docker exec coursera-aml-nlp pip3 install PACKAGE_NAME

Change RAM limits of the container

Your container might have memory limits that are different from the actual limits of your physical machine, which might lead to a crash of your code due memory shortage.

Further reading

If you are interested to know more about Docker, check out this articles:


Verify your Docker installation by running "Hello World" application

  • Run docker pull hello-world. You should see a message that ends with “Status: Downloaded newer image for hello-world:latest”.
  • Run docker run hello-world. You should see a message that starts with “Hello from Docker! This message shows that your installation appears to be working correctly.”

If you see any errors, follow relevant troubleshooting steps.

“Unauthorized: authentication required” when trying to pull Docker image

Run docker logout and try pulling again. If this doesn't help, make sure the system date is set correctly and try again. If this doesn't help, reinstall Docker and try again.

Can't open Jupyter notebook in the browser

If you try to open "http://localhost:8080" or "" in your browser, when run_notebook command is started, and you can't access your notebooks, here are some advices:

CONTAINER ID        IMAGE                      COMMAND             CREATED                  STATUS              PORTS               NAMES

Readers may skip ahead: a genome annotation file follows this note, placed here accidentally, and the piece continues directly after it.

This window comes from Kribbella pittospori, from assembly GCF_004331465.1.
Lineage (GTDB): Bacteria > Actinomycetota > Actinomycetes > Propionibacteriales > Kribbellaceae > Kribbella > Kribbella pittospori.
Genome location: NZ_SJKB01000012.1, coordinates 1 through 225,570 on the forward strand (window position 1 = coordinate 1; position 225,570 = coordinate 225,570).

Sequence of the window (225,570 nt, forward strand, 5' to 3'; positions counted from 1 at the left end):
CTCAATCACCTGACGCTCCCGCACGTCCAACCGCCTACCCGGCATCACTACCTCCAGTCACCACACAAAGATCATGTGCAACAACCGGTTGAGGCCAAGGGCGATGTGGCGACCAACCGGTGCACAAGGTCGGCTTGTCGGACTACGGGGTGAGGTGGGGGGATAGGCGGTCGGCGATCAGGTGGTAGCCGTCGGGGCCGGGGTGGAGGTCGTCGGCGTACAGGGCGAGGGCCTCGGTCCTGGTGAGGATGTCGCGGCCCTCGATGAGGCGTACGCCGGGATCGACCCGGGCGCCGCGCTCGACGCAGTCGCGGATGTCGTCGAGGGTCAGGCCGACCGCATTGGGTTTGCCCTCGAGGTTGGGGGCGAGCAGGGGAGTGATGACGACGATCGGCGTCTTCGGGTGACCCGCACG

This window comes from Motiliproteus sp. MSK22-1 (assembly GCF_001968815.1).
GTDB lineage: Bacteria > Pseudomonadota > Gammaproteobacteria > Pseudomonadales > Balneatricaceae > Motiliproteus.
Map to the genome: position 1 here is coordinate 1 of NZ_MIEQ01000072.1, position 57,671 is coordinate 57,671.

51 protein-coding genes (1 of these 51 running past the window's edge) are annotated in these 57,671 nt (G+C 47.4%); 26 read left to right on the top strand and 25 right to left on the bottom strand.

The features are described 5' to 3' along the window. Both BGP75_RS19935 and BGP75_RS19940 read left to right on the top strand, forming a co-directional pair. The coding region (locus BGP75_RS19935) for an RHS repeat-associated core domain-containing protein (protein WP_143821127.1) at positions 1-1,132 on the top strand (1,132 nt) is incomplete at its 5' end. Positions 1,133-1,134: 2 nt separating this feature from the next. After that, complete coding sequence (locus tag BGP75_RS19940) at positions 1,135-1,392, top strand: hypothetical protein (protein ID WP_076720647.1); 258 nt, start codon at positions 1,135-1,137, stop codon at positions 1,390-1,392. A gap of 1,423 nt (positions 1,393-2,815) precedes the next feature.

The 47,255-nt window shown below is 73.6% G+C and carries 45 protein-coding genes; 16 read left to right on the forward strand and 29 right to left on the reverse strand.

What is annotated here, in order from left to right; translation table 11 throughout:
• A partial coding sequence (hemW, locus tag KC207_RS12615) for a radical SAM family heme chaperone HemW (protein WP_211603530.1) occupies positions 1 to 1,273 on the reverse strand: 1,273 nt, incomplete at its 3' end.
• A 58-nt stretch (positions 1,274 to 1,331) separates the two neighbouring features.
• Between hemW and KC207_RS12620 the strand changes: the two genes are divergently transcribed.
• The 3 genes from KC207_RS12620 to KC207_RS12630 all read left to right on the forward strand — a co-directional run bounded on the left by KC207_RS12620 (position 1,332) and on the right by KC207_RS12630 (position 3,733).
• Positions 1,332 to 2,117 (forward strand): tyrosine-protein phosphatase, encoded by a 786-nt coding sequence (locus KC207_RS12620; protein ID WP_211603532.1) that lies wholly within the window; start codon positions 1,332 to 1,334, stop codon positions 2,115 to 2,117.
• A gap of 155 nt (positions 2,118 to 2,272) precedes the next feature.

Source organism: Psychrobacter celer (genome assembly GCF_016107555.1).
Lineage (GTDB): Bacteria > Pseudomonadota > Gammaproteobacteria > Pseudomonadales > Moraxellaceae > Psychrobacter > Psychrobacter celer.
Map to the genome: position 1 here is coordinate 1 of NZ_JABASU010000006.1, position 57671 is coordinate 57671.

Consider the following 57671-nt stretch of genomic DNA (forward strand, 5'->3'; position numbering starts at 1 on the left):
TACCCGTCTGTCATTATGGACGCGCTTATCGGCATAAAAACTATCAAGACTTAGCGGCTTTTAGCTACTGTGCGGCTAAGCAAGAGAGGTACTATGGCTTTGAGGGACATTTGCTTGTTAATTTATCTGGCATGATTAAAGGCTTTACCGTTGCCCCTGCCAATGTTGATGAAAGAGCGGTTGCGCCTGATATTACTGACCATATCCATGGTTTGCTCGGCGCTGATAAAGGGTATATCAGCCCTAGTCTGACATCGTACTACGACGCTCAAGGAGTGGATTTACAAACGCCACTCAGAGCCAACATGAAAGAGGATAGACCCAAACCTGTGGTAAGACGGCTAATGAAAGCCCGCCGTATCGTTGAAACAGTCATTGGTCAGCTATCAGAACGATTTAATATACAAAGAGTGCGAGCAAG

e5b7bcd85a1b        akashin/coursera-aml-nlp   "/bin/bash"         Less than a second ago   Up 2 seconds        8080/tcp            peaceful_lamarr

If the part about PORTS differs, remove the current container following instructions and start it again.

  • Make sure that browser proxy settings don't interfere with accessing local web sites.
  • If you're running Docker on AWS, make sure you've set up port forwarding as described here.

How do I load data into Docker container?

To access the data in the container, we recommend to use -v flag described here to mount a local directory from your computer into the container filesystem. For more details read Docker documentation.

Alternatively, you can download data using Jupyter "Upload" button or wget command in the Bash shell of the container.

Can't run run_notebook or starspace command

Make sure that you're executing it in the context of the Docker container as described here.

"Name is already in use by container" when trying to run the container

This means that the container with this name is already created. You can connect to this container or remove it by following instructions.

StarSpace/Jupyter notebook crashes in Docker

This usually happens due to low default 2GB memory limit on Windows and OSX. Follow this instructions to fix this.

"This computer doesn't have VT-X/AMD-v enabled", when trying to run the container

This usually happens if you're using Docker Toolbox that needs Virtual Box support - hence the need for the hardware virtualization that can be enabled in BIOS. Try to turn on the VT-X support in BIOS as described in Microsoft documentation or on GitHub.

Reporting the issue to the Coursera forum

Before reporting the issue to the Coursera forum, please, make sure that you've checked the troubleshooting steps. Only if they don't help, post all relevant error messages, throubleshooting results, and the following information to your post:

  • Your operating system (e.g. Windows 7, Ubuntu Linux, OSX 10.13.3)
  • Your docker version (e.g. Docker Toolbox, Docker for Windows, output of docker --version)
  • Output of docker ps -a, docker info, docker version -f "{{ .Server.Os }}" (share thorough or
  • Output of wget http://localhost:8080 (or wget for Docker Toolbox), executed from within Docker container and outside of it


The template for this dockerfile was taken from